While many are focused on the job creation and wages, myself included, we need to examine the other side of the consumer equation. In doing so we find that higher consumer debt in the form of credit card debt, auto loans and student loans per data from the Federal Reserve Flow of Funds Report issued in mid-September is weighing if not crushing the consumer. Per the report, even though mortgage debt has declined 22% since 2007 consumer debt has continued to increase and just reached an all-time high of $3.2 trillion in the second quarter. Meanwhile data from NerdWallet points to an average household credit card debt of $7,281 as of this past September. What’s rather worrisome about this level of average household credit card debt is it’s within striking distance from debt tipping point levels where per Cardhub.com minimum payments become unsustainable and delinquencies skyrocket.
At the same time, data from the Federal Reserve shows that nearly a third, or 31% of U.S. adults said they had no savings or pension to help them afford retirement. As scary as that statistic is, the Federal Reserve’s findings also revealed that 19% of those very close to retirement age, between the ages of 55 and 64, said they had no savings and 25% of respondents said they didn't know how they would afford their golden years.
Looking at all inputs of the consumer spending equation -- jobs, wages, the need to save and the servicing existing debt levels -- it’s not unrealistic to think the NRF’s above-trend holiday shopping forecast that calls for a 4.5% increase year over year in 2014 could be a tad “irrationally exuberant” to steal from former Federal Reserve Chairman Alan Greenspan.
Perhaps we will once again hear of a yet another “new normal.”
But perhaps a more realistic forecast is the one the NRF has for 2014 Halloween spending, which it sees growing 3.3% year over year to $77.52 per person. When presented on such a basis, you lose the sheer size of how big consumer spending on the eerie holiday has become. Doing some quick math we find U.S. consumer spending could reach $7.4 billion on costumes, decorations, candy and related items. In thinking about how it is we are spending so much on Halloween, here’s a breakdown of the NRF’s 2014 forecast:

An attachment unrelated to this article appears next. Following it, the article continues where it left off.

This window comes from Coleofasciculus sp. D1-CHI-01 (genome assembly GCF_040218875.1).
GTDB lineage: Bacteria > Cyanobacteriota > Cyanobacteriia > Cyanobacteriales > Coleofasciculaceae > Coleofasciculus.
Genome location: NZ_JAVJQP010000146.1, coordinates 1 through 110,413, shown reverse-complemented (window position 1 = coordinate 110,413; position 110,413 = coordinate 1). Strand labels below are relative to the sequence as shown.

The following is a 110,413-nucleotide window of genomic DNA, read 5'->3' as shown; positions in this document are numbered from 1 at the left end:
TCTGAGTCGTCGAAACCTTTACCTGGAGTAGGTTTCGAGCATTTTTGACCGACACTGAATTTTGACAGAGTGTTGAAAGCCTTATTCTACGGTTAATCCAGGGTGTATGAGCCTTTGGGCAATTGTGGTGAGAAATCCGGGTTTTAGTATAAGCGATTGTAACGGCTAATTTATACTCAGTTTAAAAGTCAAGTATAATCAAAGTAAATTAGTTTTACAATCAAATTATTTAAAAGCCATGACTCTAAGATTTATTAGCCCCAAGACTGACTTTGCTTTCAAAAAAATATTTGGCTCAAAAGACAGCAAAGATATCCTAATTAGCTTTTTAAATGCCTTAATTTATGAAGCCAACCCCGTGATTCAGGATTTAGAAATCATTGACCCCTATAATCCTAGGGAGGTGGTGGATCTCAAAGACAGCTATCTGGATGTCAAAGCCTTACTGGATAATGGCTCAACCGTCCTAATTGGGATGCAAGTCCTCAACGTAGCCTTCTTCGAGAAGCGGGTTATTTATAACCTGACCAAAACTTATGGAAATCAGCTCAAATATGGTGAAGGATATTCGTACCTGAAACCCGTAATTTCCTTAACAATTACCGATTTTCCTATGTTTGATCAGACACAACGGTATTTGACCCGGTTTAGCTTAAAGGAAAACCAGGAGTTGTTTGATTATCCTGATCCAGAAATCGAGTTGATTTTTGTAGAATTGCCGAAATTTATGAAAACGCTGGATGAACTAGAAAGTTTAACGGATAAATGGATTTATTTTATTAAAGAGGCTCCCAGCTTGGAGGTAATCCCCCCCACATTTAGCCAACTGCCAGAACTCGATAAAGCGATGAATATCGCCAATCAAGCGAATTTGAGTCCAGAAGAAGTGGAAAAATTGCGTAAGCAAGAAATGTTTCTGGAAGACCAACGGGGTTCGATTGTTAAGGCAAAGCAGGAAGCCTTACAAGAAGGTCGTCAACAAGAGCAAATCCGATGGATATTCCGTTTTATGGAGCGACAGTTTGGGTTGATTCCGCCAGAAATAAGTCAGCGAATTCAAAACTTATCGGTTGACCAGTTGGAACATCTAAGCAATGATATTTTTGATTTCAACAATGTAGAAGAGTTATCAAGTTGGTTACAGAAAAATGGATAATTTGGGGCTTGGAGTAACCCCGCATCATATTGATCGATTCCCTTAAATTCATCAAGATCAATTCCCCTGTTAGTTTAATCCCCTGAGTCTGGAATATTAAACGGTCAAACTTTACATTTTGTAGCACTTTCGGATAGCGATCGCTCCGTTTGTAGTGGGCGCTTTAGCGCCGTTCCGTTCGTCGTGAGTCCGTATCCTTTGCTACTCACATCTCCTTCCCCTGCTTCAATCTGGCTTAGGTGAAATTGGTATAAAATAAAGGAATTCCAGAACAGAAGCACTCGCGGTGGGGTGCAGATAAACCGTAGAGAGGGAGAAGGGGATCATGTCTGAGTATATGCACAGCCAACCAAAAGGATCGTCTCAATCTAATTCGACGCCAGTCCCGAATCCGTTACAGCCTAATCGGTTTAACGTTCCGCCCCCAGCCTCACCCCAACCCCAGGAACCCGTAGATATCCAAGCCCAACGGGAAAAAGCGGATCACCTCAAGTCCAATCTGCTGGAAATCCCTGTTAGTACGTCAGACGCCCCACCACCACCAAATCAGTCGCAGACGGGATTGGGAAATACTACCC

- $2.8 billion will be spent on Halloween costumes this year ($1.4 billion on adult costumes, $1.1 billion on children’s costumes and $350 million on costumes for pets);
- $2.2 billion spent on candy;
- $2 billion spent on decorations.
With several hundred companies set to report their quarterly earnings in the coming weeks, we’ll get a sharper view on how the consumer is fairing and to what degree he or she will be willing to open their respective purse strings this holiday season. If Halloween spending is filled with more tricks than treats, it could mean some coal holiday shopping forecasters this year. It could also signal cash-strapped consumers will be far more picky than more earnest bargain hunters this holiday shopping season.